Review: Spectres of Brocken

when advertising this game to my friends so i could get someone to play it with me, i, with nothing but affection, referred to it as “gundam: three houses.” you play in two phases: in the academy phase, you play students learning how to be mech pilots; after a timeskip, you play the conflict phase, where your characters meet again for the first time in years on the battlefield. it uses the no dice no masters system as a base, but eschews tokens and instead has you work with a word bank, which some moves let you borrow from and change: you set words to help establish tone and themes, and add to the bank as you go on. this is a very bare bones explanation of the thing, because to be totally honest, i didn’t completely jive with it, but more on that later. 

but seriously i’m never gonna get a better gag in here than “gundam: three houses”

the concept for spectres of brocken is really strong. the prompting helps support it really well, too: the moves, scene prompts, and especially the character building does a lot to help keep its intended themes moving. you get four character traits: a conviction, an impulse, a potential, and a flaw. you start the academy phase with only one of these, and certain moves let you fill in more of them as you play and your character discovers themselves; if you have any blanks left by the time the conflict phase rolls around, you get to decide what to use. 

i played a one shot of this that ended up turning into a three shot. having it turn into a two shot was not terribly surprising—the game is set into two phases, and even recommends exactly where you should pick back up if you are cutting it in half—but the three shot was kind of an accident; we just wanted to play so many more scenes than was recommended because we were having such a good time with the premise and our game! that said, the vast majority of our game ended up being freeform rp—which is fine, but means we weren’t really doing much with the system. we kind of struggled to find places for the moves, and especially the word system, which resulted in us just kind of skipping over it.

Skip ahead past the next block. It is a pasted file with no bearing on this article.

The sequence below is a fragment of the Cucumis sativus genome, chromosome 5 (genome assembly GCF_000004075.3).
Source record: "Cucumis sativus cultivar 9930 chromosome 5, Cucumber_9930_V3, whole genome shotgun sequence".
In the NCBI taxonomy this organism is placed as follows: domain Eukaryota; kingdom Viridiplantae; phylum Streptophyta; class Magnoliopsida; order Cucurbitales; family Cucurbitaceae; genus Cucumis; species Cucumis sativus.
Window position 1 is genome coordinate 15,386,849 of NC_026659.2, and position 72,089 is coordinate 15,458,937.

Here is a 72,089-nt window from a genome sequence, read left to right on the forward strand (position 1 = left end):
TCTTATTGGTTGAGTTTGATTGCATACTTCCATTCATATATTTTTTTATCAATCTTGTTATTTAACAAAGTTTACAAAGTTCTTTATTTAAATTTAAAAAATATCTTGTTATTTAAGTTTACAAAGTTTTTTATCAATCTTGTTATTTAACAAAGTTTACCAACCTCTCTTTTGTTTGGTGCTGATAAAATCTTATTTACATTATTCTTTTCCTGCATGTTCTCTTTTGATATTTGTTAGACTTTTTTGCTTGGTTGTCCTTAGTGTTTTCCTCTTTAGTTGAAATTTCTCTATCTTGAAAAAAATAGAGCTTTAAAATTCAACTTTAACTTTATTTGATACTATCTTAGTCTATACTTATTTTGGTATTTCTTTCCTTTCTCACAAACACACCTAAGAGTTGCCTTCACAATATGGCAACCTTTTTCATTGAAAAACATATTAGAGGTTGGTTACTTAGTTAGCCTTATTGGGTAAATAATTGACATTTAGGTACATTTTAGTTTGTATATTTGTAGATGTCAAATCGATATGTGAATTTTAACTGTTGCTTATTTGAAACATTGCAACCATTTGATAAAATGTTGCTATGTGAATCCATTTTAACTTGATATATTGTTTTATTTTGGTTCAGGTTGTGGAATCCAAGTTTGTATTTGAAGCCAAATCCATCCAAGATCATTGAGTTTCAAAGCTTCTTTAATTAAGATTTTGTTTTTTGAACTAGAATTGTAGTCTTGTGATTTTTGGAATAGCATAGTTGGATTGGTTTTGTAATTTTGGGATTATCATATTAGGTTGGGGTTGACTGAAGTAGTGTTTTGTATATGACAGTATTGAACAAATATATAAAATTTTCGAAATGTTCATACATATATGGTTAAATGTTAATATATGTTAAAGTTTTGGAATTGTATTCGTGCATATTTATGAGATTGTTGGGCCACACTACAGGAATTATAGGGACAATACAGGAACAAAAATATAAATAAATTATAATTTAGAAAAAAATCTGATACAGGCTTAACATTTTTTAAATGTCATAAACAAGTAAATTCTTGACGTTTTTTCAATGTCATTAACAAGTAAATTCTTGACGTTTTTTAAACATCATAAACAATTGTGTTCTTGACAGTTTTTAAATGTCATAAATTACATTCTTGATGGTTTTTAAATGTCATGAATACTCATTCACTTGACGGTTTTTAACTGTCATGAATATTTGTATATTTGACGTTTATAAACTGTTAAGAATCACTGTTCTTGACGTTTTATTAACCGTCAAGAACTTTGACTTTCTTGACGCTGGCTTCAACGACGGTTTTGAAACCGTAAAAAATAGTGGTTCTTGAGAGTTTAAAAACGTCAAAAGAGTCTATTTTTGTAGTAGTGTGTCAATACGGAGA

• the concept of this game, even though it is more or less literally fire emblem: three houses in robots, is really strong. all of the writing and prompting serves the themes and touchstones it’s aspiring to really well and makes it easy to build a world 
  • like i said, absolutely love the character building system; i think it’s a really unique take that, again, serves the core themes very nicely, and it was a lot of fun to work with 


  • we ended up struggling to use the word bank system (and, as such, most of the moves) with any consistency; i think i can count on one hand the number of times we used words as a group over the course of 10+ scenes 
  • i don’t think there’s enough to tie in the mechs with the characters. admittedly i’m coming from a place of not being particularly into mecha (or sci-fi in general), but we ended up playing most of our scenes outside of mechs because we just couldn’t really think of what to do with them 

would i play it again

maybe? i played their free preview, and i’m curious to see what they end up doing with the full version now that their kickstarter has ended, but i’m probably not curious enough to spend money on it. if someone else invited me to a game, i’d probably give it another whirl, but it would have to go really well for me to play a third time. 

get the game!

spectres of brocken is by aaron lim. you can get a free playtest kit on itch, where you’ll also eventually be able to get the full game once it’s completed! 

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